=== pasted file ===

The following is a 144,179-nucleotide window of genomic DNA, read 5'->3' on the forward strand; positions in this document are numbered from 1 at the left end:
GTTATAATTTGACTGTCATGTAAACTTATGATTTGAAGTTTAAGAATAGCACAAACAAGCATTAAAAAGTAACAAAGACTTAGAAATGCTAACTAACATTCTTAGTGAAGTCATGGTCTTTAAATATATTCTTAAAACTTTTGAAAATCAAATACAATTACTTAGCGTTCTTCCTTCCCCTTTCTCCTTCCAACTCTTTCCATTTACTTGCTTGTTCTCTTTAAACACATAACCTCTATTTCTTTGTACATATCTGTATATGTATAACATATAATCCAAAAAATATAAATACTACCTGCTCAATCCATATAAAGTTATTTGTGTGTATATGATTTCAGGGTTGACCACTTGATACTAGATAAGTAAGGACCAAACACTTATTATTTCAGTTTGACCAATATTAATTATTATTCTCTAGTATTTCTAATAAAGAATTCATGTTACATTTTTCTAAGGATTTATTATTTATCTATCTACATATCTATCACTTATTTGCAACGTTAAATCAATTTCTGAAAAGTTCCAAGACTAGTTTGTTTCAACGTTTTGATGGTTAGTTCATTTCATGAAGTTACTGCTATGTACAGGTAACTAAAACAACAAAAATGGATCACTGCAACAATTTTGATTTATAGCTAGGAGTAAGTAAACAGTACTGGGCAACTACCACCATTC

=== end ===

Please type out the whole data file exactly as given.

The following is a 144,179-nucleotide window of genomic DNA, read 5'->3' on the forward strand; positions in this document are numbered from 1 at the left end:
GTTATAATTTGACTGTCATGTAAACTTATGATTTGAAGTTTAAGAATAGCACAAACAAGCATTAAAAAGTAACAAAGACTTAGAAATGCTAACTAACATTCTTAGTGAAGTCATGGTCTTTAAATATATTCTTAAAACTTTTGAAAATCAAATACAATTACTTAGCGTTCTTCCTTCCCCTTTCTCCTTCCAACTCTTTCCATTTACTTGCTTGTTCTCTTTAAACACATAACCTCTATTTCTTTGTACATATCTGTATATGTATAACATATAATCCAAAAAATATAAATACTACCTGCTCAATCCATATAAAGTTATTTGTGTGTATATGATTTCAGGGTTGACCACTTGATACTAGATAAGTAAGGACCAAACACTTATTATTTCAGTTTGACCAATATTAATTATTATTCTCTAGTATTTCTAATAAAGAATTCATGTTACATTTTTCTAAGGATTTATTATTTATCTATCTACATATCTATCACTTATTTGCAACGTTAAATCAATTTCTGAAAAGTTCCAAGACTAGTTTGTTTCAACGTTTTGATGGTTAGTTCATTTCATGAAGTTACTGCTATGTACAGGTAACTAAAACAACAAAAATGGATCACTGCAACAATTTTGATTTATAGCTAGGAGTAAGTAAACAGTACTGGGCAACTACCACCATTC